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ART. X. On the Structure and Characters of the Octopus ven-

tricosus, Gr. (Sepia octopodia, Pent.), a rare spe-

cies of Octopus from the Firth of Forth. By R. E.

GRANT, M. D. F. R. S. E. &c. Fellow of the Royal

College of Physicians. of Edinburgh, Honorary

Member of the Northern Institution, &c. Com-

municated by the Author,

309

XI. Meteorological Observations made in Jamaica by the

late John LINDSAY, Esq. Surgeon, Jamaica. Com-

municated by W. C. TREVELYAN, Esq. M.W.S. &c. 317

XII. A Description of the genus Malesherbia of the Flora -

Peruviana; with Remarks on its Affinities. By

Mr David Don, Libr. L. S.; Member of the Impe-

rial Academy Naturæ Curiosorum, of the Werne-

rian Nat. Hist. Society, &c.

320

XIII. Account of a Gelatinous Quartz or Siliceous Sinter,

which forms the basis of varieties of Old Red Sand-

stone. By M. T. GUILLEMIN,

324

XIV. Experiments to compare the specific Heat of Air un-

der a constant volume, with its specific Heat under

a constant pressure. By Mr Henry Meikle. Com-

municated by the Author,

328

XV. On the Detection of Arsenic in cases of Poisoning.

By J. L. BERZELIUS,

338

XVI. On a Chemical Composition of 'Zinkenite and Jame-

sonite. By H. Rose, Member of the Royal Aca-

demy of Berlin. And Description and Analysis of

Pyrochlore, a new Mineral. By F. WÖHLER, 341

XVII. The Law of the Preservation of Species, illustrated

by the Phenomena of the seed of the Stipa pennata.

By Mr John MACVICAR, Lecturer on Natural His-

tory in St Andrew's. (With a Plate.) Communi-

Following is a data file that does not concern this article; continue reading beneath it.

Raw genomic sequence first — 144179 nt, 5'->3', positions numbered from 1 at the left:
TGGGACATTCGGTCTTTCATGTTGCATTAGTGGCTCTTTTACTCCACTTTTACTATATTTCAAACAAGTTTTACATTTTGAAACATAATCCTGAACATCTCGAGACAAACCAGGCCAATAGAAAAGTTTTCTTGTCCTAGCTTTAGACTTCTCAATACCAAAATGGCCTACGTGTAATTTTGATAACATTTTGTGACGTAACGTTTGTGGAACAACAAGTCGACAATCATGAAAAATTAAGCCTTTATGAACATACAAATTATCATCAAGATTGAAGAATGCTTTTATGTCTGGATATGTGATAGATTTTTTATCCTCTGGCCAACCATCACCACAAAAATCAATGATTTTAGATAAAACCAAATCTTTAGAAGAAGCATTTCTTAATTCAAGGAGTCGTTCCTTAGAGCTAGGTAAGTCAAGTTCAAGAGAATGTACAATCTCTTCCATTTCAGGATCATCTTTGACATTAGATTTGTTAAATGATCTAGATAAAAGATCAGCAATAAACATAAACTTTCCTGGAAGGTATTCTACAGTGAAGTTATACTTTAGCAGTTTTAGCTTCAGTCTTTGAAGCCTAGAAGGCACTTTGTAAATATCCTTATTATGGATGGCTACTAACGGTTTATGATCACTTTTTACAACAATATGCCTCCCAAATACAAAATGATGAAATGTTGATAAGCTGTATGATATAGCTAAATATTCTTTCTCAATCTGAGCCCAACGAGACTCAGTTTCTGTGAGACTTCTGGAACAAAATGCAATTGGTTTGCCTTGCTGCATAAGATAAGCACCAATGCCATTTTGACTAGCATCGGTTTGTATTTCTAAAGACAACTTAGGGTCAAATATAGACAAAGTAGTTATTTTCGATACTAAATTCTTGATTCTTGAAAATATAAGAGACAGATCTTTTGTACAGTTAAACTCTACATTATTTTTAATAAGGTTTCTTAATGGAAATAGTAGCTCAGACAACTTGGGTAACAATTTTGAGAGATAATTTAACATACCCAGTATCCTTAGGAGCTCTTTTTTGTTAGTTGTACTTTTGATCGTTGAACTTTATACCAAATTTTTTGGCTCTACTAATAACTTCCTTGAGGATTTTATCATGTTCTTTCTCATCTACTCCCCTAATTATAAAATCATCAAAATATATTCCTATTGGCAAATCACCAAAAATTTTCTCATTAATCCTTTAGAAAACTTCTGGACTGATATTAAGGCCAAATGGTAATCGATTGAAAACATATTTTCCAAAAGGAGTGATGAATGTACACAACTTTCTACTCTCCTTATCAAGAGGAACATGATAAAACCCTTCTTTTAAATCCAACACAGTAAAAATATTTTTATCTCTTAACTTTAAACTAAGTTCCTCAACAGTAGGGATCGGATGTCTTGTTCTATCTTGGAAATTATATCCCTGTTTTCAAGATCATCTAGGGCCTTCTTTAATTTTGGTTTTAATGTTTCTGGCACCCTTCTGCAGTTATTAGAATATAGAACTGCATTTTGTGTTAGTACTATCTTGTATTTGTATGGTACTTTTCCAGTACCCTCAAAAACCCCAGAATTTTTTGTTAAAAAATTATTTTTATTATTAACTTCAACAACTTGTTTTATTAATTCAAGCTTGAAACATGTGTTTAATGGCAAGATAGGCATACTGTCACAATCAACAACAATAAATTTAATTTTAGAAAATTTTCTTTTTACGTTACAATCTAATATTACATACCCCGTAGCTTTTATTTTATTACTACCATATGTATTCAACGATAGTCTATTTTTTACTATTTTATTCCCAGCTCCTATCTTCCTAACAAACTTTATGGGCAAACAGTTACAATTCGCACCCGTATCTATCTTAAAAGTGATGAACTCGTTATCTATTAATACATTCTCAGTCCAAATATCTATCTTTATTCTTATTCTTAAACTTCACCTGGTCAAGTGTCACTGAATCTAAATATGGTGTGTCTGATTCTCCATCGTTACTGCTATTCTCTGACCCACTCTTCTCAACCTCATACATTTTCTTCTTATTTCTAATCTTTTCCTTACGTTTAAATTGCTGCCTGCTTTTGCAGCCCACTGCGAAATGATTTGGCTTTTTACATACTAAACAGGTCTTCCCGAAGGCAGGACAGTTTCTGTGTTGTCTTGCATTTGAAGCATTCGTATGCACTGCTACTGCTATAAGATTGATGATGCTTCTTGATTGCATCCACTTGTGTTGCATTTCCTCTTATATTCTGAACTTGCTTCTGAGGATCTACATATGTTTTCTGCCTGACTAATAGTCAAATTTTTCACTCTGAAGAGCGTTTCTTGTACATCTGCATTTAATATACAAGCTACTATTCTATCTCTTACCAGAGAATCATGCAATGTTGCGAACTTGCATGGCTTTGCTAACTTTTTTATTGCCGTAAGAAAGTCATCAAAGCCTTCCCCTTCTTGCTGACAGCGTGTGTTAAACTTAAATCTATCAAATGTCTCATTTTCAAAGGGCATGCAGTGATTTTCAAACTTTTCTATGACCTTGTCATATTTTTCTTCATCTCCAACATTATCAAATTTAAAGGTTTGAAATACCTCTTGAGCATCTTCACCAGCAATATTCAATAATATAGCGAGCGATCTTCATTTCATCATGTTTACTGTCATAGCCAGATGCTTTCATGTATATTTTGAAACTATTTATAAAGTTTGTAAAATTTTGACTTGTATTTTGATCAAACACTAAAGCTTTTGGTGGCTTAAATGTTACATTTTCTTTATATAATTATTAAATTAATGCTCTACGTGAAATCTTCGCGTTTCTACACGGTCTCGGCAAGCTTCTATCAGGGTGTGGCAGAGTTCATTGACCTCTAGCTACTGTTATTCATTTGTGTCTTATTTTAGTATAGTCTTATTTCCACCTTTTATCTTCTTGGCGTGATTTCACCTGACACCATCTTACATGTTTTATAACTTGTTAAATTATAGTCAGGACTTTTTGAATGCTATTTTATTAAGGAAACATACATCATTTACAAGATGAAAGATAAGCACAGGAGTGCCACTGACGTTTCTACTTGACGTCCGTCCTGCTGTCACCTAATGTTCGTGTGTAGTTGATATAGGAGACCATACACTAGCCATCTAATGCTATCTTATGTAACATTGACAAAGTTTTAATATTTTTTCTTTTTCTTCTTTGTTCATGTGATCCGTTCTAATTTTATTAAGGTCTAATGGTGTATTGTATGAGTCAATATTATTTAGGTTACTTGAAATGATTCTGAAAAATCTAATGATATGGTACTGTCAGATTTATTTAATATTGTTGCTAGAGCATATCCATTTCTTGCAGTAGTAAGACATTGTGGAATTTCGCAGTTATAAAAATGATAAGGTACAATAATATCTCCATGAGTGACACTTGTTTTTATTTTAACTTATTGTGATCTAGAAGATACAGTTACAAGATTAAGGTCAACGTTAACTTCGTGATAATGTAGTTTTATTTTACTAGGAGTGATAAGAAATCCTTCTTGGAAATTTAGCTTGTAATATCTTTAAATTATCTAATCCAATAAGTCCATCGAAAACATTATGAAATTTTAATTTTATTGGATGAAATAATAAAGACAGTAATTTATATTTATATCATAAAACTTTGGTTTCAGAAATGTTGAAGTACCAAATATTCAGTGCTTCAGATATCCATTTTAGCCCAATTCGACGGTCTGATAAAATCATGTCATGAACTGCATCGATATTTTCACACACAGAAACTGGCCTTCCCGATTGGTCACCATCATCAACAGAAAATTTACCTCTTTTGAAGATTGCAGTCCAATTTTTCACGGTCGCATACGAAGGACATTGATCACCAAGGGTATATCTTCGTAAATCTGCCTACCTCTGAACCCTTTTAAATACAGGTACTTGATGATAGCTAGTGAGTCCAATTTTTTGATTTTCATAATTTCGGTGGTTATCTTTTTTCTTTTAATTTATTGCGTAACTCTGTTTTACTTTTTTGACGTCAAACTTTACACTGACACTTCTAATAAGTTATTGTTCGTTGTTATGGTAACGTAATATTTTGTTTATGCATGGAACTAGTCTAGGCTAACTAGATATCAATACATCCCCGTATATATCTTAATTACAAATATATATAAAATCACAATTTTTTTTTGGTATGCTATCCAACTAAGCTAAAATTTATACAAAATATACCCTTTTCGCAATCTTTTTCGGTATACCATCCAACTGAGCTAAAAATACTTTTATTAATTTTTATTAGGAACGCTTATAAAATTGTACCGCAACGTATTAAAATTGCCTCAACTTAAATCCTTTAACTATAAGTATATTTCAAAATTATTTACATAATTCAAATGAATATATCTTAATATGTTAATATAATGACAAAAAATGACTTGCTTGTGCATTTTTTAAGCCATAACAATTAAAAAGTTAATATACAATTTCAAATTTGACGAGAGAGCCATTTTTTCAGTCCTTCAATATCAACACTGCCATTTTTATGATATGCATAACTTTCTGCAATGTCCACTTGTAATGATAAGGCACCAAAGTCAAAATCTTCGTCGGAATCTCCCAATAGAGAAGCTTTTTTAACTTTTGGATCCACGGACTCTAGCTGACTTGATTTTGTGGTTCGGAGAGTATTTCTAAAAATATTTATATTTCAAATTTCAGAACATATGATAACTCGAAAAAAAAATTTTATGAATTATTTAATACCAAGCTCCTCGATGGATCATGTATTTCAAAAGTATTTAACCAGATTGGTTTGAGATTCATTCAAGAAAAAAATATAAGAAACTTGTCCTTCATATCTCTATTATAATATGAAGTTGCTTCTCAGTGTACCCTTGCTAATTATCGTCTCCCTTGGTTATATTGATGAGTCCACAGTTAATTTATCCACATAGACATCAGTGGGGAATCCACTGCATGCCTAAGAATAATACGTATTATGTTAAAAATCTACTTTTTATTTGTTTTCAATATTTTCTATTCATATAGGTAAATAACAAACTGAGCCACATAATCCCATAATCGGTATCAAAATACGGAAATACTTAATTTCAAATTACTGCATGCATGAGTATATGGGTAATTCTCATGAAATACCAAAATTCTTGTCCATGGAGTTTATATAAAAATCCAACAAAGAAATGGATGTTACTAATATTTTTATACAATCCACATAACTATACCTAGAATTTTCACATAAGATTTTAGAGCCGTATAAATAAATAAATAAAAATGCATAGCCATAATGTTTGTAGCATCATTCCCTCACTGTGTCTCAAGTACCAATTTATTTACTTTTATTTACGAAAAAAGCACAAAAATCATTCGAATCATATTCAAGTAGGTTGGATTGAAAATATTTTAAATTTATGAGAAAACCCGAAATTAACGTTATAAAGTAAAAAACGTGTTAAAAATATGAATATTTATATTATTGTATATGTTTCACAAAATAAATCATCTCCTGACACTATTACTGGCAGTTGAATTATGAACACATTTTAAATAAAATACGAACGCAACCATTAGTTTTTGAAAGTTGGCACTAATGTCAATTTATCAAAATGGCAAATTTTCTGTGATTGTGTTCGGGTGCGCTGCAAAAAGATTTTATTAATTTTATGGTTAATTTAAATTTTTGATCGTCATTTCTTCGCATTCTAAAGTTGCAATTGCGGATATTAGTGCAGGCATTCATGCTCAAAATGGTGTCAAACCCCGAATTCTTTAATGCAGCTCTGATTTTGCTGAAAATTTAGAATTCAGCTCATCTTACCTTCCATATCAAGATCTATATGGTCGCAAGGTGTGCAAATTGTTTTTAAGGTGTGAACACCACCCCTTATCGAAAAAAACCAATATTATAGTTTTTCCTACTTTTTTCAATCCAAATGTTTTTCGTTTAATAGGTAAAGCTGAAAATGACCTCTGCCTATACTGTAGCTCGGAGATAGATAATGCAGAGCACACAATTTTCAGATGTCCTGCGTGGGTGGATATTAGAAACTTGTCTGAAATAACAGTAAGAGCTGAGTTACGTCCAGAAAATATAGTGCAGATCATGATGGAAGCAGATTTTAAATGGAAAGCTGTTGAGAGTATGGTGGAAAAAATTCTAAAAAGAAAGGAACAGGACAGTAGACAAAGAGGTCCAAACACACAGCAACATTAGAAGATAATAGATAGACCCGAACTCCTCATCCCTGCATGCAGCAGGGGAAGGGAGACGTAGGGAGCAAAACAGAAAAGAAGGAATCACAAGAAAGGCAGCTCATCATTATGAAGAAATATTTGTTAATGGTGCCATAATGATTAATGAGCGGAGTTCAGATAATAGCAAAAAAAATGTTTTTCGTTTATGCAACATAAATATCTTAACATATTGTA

cated by the Author,

343

XVIII. Account of the Observations and Experiments made

on the Diurnal Variation and Intensity of the Mag-

netic Needle, by Captain Parry, Lieutenant Foster,

and Lieutenant Ross, in Captain Parry's Third

Voyage; with Remarks and Illustrations. By Pe-

TER Barlow, F. R. S. Mem. of the Imperial Aca-

demy of St Petersburgh, &c. (With a Plate.)

Communicated by the Author,

347

XIX. On the Use of a Simple Syphon as a Hydrometer. By

Mr H. MEIKLE. Communicated by the Author, 366

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Art. XX. On the Marine Live Cockles, said to have been

found at a great distance from the Sea in York-

shire. In a Letter to Professor JAMESON. By

W. C. TREVELYAN, Esq. M. W. S. &c.

367

XXI. Notice of Fresh Water found in the Sea at a great

distance from the Land. By D. BUCHANAN, Esq.

In a Letter to Professor JAMESON,

369

XXII. Description of Anatina villosiuscula, a new Spe-

cies, and of Venerupis Nucleus, a Species new

to the British Fauna. By Mr WILLIAM MAC-

GILLIVRAY, M.W. S. &c. With Figures. Coma

municated by the Author,

370

XXIII. Account of the Capture of a colossal Orang-Ou-

tang in the Island of Sumatra, and Description

of its Appearances. By Dr CLARK ABEL, 371

XXIV. On the Lead-Mines in the South of Spain, 375

XXV. Letter of Professor BUCKLAND to Professor JAME-

Son, and of Captain Sykes to Professor BUCK-

LAND, on the Interior of the Dens of Living

Hyænas,

XXVI. On the growth and preparation of Straw used in

the Tuscan trade,

380

XXVII. Remarks on Dr LATTA's Observations on the Arc-

tic Sea and Ice. In a communication from the

Rev. Mr SCORESBY to Professor JAMESON, 382

XXVIII. On the Coniometer. In a Letter from Professor

LESLIE to Professor JAMESON,

384

XXIX. List of Rare Plants which have Flowered in the

Royal Botanic Garden, Edinburgh, during the

last three months; with Description of a new

species of Euonymus, Communicated by Dr

GRAHAM,

386

XXX. Celestial Phenomena from April 1. to July 1. 1827,

calculated for the Meridian of Edinburgh, Mean

Time. By Mr GEORGE INNES, Aberdeen, 387

XXXI. Proceedings of the Wernerian Natural History